In Korea, being a foreigner means working very hard to find all the places that you can consume different, foreign things; being subjected to intense curiosity about your foreign ways; and constantly feeling not just on the outside of the mainstream, as a migrant in any country must feel, but being outside of a thing called ‘Korea’. It’s presented that way by Koreans themselves: Korean people are the first to say that “in Korea, we are X and Y”, in a way I’ve never encountered in another country. Indeed, the existence of the category “foreigner” is the clearest sign of this: it designates some essential otherness that erases differences. There’s Korean, and there’s everything else.

I have the privilege of a Korean girlfriend, who has not only helped me negotiate the more difficult aspects of life here but given me access to Korean society that I wouldn’t have otherwise. We’ve been to weddings, pool halls, noraebang (karaoke to use its Japanese term). So I haven’t been sucked into an expat bubble, exclusively hanging out with foreigners – which would be easy considering I live in the expat neighborhood. It’s also meant I haven’t had to function on my own as a foreigner in a strange society. Moreover, my girlfriend has given me insight into the real functioning of Korean society, beyond the tourist board image of Korea and the polite-and-friendly front that Koreans present to white foreigners. Thanks to her I know about things I don’t hear foreigners or the government talk about, like:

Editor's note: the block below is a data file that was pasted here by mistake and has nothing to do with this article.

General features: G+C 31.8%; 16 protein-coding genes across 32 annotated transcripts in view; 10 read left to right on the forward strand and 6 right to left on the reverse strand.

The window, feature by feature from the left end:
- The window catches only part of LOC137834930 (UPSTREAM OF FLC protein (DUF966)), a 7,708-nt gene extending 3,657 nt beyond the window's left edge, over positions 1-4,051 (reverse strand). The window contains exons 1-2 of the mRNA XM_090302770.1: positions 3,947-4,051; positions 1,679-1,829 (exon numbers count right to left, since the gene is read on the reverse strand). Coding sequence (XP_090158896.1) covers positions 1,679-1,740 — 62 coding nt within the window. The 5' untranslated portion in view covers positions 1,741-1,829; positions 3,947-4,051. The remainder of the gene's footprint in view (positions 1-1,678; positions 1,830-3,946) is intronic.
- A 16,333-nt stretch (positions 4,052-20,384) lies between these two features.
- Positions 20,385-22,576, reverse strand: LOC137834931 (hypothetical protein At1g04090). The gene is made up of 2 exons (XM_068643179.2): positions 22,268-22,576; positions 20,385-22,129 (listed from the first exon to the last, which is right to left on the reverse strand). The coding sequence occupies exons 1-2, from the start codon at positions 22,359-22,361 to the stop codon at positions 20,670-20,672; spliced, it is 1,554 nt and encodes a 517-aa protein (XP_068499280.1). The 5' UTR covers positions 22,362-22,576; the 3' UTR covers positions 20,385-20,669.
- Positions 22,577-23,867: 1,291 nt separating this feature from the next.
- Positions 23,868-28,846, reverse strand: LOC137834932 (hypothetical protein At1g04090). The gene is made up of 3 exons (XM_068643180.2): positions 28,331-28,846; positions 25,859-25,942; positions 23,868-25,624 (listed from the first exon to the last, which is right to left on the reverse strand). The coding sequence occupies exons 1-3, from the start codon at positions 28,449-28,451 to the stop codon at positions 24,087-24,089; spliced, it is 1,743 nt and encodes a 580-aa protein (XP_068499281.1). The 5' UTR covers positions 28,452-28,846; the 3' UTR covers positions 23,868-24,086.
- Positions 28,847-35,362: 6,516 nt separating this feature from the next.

– the intense appearance-ism that leads to plastic surgery, comb-overs and disturbing kpop advice videos
– the shyness that Korean people feel about speaking English, and their shame at lacking English abilities
– the ageism permeating Korean society: women are over the hill at 30 if they’re not married and careered, while middle-aged men are an object of ridicule

My girlfriend’s knowledge of how things really work here, and her ability to confirm or correct my own impressions, has been invaluable.

She counts on her fingers by closing them; I count by opening them.

But despite this, I’m still experiencing what I’m going to call ‘delayed culture shock’, or maybe ‘culture weariness’ is better. There are dozens of blogposts about culture shock in Korea: the poor-quality public toilets, the shared soup dishes, the differing ways of addressing older and younger people. Some of these are written within weeks of foreigners’ arrival here – it’s not hard to figure out how things are different from back home, and the observable differences are quaint and manageable. For example, I don’t really consider a staff person repeating “Welcome to Uniqlo” every 5 minutes when I’m buying underwear that big of a shock. Learning that a caramel macchiato is actually just a latte with caramel syrup was disappointing but not earth-shattering. I just learned to ask for an espresso macchiato.